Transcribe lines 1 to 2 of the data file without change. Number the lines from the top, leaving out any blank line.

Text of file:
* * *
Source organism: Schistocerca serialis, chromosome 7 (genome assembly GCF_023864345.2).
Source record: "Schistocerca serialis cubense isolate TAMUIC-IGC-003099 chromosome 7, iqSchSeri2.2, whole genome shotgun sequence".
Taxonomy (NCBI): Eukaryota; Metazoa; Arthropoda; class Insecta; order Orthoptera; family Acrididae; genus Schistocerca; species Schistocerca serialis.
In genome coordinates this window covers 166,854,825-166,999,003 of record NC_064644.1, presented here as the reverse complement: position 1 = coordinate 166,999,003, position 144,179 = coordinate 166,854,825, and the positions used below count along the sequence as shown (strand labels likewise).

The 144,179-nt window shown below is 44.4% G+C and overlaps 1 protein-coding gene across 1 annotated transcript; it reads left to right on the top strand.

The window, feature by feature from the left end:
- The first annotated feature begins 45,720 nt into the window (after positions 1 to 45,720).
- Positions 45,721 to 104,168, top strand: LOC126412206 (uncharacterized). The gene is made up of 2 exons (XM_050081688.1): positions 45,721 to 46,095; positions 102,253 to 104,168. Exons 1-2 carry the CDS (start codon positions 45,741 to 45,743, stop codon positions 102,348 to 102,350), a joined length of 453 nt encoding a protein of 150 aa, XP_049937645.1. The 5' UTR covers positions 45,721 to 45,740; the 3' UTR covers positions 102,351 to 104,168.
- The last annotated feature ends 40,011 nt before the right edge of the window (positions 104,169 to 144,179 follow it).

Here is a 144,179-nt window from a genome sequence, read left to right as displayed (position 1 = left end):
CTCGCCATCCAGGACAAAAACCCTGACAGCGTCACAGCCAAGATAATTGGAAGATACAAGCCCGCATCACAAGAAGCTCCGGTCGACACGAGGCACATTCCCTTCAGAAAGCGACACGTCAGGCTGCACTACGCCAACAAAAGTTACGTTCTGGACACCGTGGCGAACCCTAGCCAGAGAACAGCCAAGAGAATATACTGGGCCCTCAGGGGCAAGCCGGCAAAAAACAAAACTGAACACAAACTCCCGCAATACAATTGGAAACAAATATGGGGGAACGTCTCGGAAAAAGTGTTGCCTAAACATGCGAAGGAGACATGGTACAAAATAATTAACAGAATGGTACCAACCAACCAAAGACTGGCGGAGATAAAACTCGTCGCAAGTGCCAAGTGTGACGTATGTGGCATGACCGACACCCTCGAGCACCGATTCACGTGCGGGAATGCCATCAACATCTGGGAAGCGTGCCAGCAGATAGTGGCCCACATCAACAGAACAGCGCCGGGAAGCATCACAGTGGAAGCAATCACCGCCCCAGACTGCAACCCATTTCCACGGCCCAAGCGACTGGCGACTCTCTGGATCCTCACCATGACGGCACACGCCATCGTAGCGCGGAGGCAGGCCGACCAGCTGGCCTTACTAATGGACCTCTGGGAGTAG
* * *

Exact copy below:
Source organism: Schistocerca serialis, chromosome 7 (genome assembly GCF_023864345.2).
Source record: "Schistocerca serialis cubense isolate TAMUIC-IGC-003099 chromosome 7, iqSchSeri2.2, whole genome shotgun sequence".